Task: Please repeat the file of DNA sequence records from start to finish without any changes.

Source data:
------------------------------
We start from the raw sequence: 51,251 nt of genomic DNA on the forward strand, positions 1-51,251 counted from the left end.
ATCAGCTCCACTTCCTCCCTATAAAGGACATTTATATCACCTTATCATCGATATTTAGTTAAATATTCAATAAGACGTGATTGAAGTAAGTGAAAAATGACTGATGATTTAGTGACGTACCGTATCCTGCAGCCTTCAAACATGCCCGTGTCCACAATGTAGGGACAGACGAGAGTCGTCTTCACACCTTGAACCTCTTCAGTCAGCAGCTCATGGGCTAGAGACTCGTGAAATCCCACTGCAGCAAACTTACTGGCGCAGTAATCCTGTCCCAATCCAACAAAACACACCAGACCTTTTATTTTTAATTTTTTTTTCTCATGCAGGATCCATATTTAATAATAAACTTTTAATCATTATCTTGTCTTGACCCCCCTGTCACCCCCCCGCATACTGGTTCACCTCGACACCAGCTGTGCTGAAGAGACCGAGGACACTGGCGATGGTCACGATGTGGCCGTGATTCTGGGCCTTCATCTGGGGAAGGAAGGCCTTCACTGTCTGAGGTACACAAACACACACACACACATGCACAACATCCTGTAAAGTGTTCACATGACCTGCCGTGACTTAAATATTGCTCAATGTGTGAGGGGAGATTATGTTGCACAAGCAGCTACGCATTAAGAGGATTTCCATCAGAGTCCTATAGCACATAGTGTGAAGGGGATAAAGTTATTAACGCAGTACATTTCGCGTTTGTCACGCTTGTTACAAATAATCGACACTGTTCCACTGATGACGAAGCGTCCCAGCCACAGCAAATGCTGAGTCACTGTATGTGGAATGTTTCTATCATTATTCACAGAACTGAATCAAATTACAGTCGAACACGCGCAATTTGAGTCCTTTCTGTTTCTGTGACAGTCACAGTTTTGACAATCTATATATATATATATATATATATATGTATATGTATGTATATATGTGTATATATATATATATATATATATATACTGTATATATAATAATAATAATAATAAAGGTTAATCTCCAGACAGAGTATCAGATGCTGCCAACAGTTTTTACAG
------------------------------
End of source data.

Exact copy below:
We start from the raw sequence: 51,251 nt of genomic DNA on the forward strand, positions 1-51,251 counted from the left end.
ATCAGCTCCACTTCCTCCCTATAAAGGACATTTATATCACCTTATCATCGATATTTAGTTAAATATTCAATAAGACGTGATTGAAGTAAGTGAAAAATGACTGATGATTTAGTGACGTACCGTATCCTGCAGCCTTCAAACATGCCCGTGTCCACAATGTAGGGACAGACGAGAGTCGTCTTCACACCTTGAACCTCTTCAGTCAGCAGCTCATGGGCTAGAGACTCGTGAAATCCCACTGCAGCAAACTTACTGGCGCAGTAATCCTGTCCCAATCCAACAAAACACACCAGACCTTTTATTTTTAATTTTTTTTTCTCATGCAGGATCCATATTTAATAATAAACTTTTAATCATTATCTTGTCTTGACCCCCCTGTCACCCCCCCGCATACTGGTTCACCTCGACACCAGCTGTGCTGAAGAGACCGAGGACACTGGCGATGGTCACGATGTGGCCGTGATTCTGGGCCTTCATCTGGGGAAGGAAGGCCTTCACTGTCTGAGGTACACAAACACACACACACACATGCACAACATCCTGTAAAGTGTTCACATGACCTGCCGTGACTTAAATATTGCTCAATGTGTGAGGGGAGATTATGTTGCACAAGCAGCTACGCATTAAGAGGATTTCCATCAGAGTCCTATAGCACATAGTGTGAAGGGGATAAAGTTATTAACGCAGTACATTTCGCGTTTGTCACGCTTGTTACAAATAATCGACACTGTTCCACTGATGACGAAGCGTCCCAGCCACAGCAAATGCTGAGTCACTGTATGTGGAATGTTTCTATCATTATTCACAGAACTGAATCAAATTACAGTCGAACACGCGCAATTTGAGTCCTTTCTGTTTCTGTGACAGTCACAGTTTTGACAATCTATATATATATATATATATATATATGTATATGTATGTATATATGTGTATATATATATATATATATATATATACTGTATATATAATAATAATAATAATAAAGGTTAATCTCCAGACAGAGTATCAGATGCTGCCAACAGTTTTTACAG